was remembered as a big-hearted man who had put family at the center of his life. “We have a very large extended family, and Bob was kind of the glue,” cousin David Lawrence told the New Jersey Star-Ledger. “The most important thing to him was his daughter, son, and his wife. And all the rest of his family.” Lawrence was married to fellow UVM alum Suzanne Burns ’82. He had just started a new job with investment banking firm Sandler O’Neill & Partners, with offices in the World Trade Center, on September 10.
transferred to New York University after beginning his studies at the University of Vermont. Though he was on campus for just one year, Mirpuri made many friends in Burlington and is fondly remembered by those who came to know him. Mirpuri worked in midtown Manhattan, where he was vice president of sales for the financial software firm Data Synapse, but was attending a financial technology conference at the World Trade Center the morning of September 11. Friends described Mirpuri as a man who loved the Manhattan nightlife and fine dining, but who was also devoted to his family, his Hindu faith, and volunteer work to benefit the elderly and homeless.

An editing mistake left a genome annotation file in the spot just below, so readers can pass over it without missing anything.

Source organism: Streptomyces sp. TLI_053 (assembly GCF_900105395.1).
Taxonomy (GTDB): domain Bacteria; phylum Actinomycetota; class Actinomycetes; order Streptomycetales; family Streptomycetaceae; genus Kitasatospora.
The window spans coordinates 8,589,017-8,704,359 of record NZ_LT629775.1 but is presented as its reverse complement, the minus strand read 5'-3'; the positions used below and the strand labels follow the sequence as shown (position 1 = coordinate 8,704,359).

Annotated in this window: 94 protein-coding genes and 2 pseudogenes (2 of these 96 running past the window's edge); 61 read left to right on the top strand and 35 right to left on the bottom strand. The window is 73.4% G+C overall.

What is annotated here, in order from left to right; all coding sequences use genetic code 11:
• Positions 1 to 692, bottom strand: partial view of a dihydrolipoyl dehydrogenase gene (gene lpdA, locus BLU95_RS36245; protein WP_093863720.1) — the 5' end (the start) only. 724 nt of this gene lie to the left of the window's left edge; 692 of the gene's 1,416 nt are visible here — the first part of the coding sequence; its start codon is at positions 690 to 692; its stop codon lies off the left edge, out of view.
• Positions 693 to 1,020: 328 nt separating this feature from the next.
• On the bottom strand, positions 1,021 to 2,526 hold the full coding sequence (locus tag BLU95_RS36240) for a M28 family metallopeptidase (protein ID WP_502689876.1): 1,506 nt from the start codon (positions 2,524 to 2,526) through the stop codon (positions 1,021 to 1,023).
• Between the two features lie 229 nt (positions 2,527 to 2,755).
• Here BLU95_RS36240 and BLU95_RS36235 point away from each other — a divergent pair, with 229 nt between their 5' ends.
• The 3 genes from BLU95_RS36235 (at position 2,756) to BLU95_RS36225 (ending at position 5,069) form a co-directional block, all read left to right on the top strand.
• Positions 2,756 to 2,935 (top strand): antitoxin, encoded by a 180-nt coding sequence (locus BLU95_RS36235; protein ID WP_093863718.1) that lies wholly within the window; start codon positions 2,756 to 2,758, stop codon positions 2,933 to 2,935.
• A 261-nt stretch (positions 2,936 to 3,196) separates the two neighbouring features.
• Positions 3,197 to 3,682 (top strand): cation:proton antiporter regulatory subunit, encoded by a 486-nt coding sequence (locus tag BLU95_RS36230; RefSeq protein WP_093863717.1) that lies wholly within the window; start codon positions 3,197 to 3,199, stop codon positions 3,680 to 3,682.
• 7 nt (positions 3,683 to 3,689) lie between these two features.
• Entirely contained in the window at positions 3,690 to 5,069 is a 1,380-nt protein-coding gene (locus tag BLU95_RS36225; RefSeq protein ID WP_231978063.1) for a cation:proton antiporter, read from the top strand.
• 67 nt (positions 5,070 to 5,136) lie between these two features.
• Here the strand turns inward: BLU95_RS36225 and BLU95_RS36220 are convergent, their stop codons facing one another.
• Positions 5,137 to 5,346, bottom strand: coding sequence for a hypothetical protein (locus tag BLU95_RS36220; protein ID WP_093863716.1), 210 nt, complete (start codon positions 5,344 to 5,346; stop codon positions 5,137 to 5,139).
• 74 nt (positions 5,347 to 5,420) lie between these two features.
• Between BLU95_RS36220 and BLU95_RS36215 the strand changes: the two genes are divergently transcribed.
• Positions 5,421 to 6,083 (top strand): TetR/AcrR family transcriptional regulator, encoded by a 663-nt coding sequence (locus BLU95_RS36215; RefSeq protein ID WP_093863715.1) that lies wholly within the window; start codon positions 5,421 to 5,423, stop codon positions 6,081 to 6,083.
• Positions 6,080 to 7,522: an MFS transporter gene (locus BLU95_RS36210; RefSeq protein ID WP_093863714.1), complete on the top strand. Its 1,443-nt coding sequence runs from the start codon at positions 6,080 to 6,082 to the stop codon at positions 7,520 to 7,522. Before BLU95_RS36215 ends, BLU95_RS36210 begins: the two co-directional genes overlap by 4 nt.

Cesar Murillo ’91
called his wife, Alyson Becker ’92, as he tried to escape from the 104th floor of the World Trade Center. Fleeing down the stairwell, he told his wife that he loved her. The couple had been married just short of one year, and their October 2000 ceremony had included many of their friends from undergraduate days at UVM. Murillo, who worked as an equity salesman for Cantor Fitzgerald, studied political science at the university and was a member of Sigma Phi fraternity. A native of Colombia, Murillo was also very active in building community for students of color at UVM, and was a founding member of the Alianza Latinx student group.